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Next president seen to zero in on growth

President Rodrigo Roa Duterte, together with Senator Christopher Lawrence "Bong" Go and Transportation Secretary Arthur Tugade, unveils the project marker to signify the completion of the Metro Rail Transit Line-3 rehabilitation project during the ceremony at the Shaw Boulevard Station in Mandaluyong City on March 22, 2022. PRESIDENTIAL PHOTO

President Rodrigo Roa Duterte, together with Senator Christopher Lawrence “Bong” Go and Transportation Secretary Arthur Tugade, unveils the project marker to signify the completion of the Metro Rail Transit Line-3 rehabilitation project during the ceremony at the Shaw Boulevard Station in Mandaluyong City on March 22, 2022. PRESIDENTIAL PHOTO

A PROMINENT United Kingdom-based research institution expects broad policy continuity in the Philippines following the elections on May 9.

“Regardless of the presidential election outcome, we expect a smooth transition to the new administration with only minor changes to economic policy,” Fitch Solutions underscored in a report released on Friday.

It said Ferdinand “Bong Bong” Marcos Jr.’s policy approach is the most close to outgoing President Rodrigo Duterte’s, while Vice President Maria Leonor “Leni” Robredo’s presents the largest divergence, but both of them will provide some policy continuity.

Marcos has consistently led pre-election surveys, while Robredo has been drawing record crowds to her campaign rallies.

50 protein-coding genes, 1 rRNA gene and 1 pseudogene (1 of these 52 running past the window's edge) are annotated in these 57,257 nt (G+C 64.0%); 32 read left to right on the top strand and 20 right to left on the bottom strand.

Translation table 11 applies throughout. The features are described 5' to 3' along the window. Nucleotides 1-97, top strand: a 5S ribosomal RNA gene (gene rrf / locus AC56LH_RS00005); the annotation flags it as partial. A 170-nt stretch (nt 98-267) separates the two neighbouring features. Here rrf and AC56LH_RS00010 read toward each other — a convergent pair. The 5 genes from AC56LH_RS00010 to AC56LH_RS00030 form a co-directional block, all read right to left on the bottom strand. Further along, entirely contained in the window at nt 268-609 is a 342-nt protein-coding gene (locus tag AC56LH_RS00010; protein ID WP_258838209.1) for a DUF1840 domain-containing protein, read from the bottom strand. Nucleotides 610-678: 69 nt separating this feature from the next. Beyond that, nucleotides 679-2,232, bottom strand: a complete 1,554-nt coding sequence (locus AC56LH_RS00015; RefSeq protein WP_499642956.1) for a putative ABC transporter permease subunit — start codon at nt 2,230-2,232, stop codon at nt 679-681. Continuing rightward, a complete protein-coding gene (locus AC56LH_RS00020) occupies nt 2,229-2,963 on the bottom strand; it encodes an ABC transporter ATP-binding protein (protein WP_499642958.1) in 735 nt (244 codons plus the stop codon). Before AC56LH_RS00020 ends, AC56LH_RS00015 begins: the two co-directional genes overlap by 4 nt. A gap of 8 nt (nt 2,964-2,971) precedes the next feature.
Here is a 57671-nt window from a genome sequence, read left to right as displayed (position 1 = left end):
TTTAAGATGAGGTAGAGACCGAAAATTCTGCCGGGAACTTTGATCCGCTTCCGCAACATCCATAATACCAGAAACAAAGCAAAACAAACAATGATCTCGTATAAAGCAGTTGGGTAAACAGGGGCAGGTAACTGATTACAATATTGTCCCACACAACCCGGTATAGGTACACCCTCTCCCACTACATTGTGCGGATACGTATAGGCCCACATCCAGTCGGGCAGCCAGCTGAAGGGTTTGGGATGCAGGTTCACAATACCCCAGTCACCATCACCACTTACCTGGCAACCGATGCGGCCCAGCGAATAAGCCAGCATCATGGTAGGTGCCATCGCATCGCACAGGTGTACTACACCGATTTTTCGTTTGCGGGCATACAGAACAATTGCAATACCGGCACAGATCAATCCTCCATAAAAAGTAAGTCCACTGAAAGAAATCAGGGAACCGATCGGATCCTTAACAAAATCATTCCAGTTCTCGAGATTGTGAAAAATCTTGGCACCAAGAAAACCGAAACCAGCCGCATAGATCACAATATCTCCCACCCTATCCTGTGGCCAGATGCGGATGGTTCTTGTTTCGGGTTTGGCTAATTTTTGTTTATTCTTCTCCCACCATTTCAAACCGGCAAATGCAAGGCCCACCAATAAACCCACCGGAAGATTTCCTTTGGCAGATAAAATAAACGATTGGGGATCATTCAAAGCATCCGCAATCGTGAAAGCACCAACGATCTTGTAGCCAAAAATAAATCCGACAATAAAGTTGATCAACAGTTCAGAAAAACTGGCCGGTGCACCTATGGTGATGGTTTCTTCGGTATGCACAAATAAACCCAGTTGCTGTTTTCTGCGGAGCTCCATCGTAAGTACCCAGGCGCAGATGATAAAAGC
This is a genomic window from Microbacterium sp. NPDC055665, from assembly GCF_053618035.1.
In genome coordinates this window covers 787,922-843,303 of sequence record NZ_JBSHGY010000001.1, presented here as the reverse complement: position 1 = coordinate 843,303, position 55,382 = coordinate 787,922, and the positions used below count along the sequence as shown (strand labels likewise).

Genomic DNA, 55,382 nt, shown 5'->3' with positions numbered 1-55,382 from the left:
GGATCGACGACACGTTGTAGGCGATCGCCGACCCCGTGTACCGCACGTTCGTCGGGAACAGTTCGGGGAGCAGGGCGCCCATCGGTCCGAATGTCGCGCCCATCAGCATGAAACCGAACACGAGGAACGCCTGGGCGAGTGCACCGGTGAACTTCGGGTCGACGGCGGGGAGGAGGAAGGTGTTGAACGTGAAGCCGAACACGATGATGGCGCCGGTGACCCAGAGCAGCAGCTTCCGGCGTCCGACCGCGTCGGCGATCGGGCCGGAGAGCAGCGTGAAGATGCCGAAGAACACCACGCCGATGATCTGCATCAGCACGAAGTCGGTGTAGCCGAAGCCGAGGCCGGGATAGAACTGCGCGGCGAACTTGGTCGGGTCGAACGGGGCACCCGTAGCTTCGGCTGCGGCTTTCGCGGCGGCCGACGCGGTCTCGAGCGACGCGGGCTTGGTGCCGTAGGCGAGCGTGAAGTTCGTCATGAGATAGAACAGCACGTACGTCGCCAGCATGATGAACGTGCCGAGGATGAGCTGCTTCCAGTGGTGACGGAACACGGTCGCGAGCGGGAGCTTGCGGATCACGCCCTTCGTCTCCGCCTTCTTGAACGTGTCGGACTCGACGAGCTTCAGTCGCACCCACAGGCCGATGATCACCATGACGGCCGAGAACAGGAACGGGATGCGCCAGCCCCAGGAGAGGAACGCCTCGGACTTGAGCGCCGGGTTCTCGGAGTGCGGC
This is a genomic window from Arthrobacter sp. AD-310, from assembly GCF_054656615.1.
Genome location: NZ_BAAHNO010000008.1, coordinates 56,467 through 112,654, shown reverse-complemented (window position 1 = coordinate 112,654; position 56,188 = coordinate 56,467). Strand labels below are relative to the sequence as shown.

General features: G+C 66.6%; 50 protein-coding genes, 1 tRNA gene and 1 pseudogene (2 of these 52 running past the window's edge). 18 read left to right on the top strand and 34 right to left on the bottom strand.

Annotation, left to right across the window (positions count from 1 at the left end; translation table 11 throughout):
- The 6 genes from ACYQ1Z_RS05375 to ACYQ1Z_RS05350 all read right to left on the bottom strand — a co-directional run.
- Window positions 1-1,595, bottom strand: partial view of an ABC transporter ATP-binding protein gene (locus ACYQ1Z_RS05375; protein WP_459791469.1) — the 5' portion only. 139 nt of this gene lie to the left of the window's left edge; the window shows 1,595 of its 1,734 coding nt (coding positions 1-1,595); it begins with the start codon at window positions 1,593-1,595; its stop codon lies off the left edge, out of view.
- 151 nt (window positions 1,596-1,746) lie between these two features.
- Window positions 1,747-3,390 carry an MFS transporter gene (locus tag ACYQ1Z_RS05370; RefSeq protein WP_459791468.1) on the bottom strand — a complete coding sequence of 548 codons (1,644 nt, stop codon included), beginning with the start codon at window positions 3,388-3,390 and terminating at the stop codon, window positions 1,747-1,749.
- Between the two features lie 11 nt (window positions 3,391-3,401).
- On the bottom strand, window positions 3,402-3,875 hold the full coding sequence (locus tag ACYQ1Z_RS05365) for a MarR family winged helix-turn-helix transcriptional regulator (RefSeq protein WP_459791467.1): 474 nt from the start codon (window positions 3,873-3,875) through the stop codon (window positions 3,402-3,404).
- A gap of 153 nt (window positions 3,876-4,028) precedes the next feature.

Fitch noted that policies like Duterte’s flagship Build, Build, Build infrastructure program and maintaining a geopolitical balancing act between the US and China would likely be retained by the next president.

But it pointed out that Robredo’s stance of favoring public-private partnerships contrasts with the Duterte administration’s preference for Japanese and Chinese financing.

The vice president’s pledge to prioritize rural development, public transit, water resource1 management, and climate-resilient infrastructure in pursuing infrastructure projects is also a slight shift from Duterte’s concentration on building roads and bridges.

“On the foreign policy front, there is a more clear-cut difference between the two leading candidates, particularly on the issue of South China Sea,” Fitch said.

Marcos has mainly repeated Duterte’s stance on the dispute, declaring his preference for bilateral negotiations and seeking a fishing agreement with China. Robredo, in contrast, has stuck to leveraging the 2016 Hague judgment and forging relationships with other countries that share her views on the subject.

“Nevertheless, we believe the next Philippine administration will likely continue to prioritize the country’s economic interests and maintain a delicate balancing act between the US and China,” Fitch concluded.

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